Swallow your reading 11


Whopping: very large

Controversial: causing a lot of disagreement, because many people have strong opinions about the subject being discussed

Hardwired: Genetically determined or compelled

disparity: a difference between two or more things, especially an unfair one

Retrieve: to find something and bring it back

overlap: if one quality, sound etc overlays another, it is added to it and is often stronger or more noticeable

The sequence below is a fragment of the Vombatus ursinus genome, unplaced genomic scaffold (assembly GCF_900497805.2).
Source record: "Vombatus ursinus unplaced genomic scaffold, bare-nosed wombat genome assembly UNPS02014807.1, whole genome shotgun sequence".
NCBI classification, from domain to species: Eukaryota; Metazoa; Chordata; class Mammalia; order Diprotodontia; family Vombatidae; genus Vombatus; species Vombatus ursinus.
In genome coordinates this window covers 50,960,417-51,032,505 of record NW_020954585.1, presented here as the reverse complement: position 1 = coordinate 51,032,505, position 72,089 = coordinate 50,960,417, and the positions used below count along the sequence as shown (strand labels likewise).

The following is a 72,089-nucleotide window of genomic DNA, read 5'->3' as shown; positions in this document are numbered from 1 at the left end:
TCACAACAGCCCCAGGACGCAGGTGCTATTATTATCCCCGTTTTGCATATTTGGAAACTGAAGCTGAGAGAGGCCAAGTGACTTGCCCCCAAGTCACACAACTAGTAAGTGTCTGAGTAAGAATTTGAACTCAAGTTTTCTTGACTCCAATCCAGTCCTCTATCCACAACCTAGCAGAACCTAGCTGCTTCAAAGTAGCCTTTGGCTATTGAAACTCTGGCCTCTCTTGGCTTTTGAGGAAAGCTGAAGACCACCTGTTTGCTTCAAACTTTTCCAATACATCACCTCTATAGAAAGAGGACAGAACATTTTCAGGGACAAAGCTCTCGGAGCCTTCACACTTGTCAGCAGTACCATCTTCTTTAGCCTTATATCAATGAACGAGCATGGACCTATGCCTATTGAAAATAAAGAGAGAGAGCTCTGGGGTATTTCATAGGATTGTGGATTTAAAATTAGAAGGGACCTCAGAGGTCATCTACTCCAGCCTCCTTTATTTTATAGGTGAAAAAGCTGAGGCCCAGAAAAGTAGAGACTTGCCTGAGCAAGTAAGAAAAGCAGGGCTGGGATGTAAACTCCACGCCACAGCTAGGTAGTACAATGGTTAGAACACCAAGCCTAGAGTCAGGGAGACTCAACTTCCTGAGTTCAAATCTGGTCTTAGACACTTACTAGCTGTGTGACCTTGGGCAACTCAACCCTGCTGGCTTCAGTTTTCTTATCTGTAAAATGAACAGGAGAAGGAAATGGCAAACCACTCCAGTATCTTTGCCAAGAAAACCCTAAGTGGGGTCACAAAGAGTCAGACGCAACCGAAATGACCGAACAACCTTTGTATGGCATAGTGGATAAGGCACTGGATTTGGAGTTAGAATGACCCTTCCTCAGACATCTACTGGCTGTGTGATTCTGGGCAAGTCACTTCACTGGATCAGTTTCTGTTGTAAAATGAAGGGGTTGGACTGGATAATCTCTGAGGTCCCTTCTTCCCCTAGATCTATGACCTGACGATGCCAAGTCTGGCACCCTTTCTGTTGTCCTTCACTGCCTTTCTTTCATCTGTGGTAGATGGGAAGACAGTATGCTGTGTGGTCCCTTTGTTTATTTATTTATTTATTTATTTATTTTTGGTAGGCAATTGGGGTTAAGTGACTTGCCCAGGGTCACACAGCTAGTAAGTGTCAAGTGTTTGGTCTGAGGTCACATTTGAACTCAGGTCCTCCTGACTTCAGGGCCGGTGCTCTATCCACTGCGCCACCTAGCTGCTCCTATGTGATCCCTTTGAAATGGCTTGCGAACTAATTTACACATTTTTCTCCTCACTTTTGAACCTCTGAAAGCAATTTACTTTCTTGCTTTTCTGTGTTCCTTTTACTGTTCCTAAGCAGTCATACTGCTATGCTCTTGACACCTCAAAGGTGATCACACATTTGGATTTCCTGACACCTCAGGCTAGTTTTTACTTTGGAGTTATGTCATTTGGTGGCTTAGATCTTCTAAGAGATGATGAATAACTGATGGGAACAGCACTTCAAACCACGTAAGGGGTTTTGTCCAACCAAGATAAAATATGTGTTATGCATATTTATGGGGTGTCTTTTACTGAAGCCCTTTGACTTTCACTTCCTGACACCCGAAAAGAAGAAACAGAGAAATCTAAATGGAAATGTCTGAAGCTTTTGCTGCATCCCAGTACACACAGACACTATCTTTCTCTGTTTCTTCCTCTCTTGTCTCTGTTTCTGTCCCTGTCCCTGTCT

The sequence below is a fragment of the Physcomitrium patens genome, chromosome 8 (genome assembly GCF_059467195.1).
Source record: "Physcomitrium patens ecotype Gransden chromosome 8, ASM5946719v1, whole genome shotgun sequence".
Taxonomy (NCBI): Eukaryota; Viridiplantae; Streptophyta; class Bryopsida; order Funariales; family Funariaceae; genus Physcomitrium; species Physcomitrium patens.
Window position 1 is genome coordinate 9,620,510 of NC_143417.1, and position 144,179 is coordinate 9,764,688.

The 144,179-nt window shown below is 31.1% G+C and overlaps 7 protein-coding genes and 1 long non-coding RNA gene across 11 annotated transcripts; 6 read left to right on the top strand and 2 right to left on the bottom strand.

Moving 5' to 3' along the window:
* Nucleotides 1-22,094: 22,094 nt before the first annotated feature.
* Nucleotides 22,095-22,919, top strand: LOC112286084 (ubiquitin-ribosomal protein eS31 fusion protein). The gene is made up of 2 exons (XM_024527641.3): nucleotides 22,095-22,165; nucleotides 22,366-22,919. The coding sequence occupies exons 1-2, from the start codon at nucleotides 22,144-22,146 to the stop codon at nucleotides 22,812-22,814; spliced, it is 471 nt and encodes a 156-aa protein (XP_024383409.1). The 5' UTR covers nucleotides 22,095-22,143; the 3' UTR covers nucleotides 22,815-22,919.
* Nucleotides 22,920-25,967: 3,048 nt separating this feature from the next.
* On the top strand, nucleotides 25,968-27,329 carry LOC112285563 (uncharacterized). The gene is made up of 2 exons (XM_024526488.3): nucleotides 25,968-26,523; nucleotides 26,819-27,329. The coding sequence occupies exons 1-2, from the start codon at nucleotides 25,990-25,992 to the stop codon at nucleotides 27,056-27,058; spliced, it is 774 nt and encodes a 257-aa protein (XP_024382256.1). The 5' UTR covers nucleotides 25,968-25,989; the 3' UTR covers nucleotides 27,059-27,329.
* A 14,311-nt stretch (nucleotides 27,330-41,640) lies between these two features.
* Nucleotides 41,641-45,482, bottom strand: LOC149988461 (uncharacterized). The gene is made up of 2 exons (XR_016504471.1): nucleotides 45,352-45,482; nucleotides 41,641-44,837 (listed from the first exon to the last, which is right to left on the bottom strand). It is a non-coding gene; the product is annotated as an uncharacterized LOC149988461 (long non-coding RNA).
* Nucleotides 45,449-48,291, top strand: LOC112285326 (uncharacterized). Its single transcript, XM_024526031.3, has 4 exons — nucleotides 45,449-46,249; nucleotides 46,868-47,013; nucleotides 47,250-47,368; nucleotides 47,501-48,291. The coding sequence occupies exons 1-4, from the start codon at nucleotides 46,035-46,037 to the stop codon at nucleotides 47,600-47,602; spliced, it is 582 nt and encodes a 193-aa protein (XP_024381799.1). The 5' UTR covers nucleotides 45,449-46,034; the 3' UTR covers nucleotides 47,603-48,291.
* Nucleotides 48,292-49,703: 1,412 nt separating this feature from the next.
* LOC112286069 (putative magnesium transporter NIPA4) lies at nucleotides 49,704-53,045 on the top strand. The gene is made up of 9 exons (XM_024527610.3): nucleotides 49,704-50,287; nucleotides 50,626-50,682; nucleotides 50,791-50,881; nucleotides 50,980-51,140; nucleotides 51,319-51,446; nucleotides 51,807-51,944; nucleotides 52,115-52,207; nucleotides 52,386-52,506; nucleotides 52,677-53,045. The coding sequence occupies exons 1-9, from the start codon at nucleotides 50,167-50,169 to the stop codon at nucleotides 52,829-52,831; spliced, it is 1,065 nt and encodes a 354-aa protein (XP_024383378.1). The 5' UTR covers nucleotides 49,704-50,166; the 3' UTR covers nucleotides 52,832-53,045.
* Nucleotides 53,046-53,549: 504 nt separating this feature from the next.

Vary substantially: To be very much different

Association: a connection or relationship between two events, ideas, situations etc synonym link

Fundamental: relating to the most basic and important parts of something

Wrench: a strong feeling of sadness that you get when you leave a person or place that you love

Conclusive: showing that something is definitely true opposite inconclusive

tempting: something that is tempting seems very good and you would like to have it or do it

Comprehension Questions

?How is the behavior of men and women different

?What are the similarities and differences between male and female brains

?Could scientists be sure about their findings? Why? Why not

?What is the effect of experiences on brain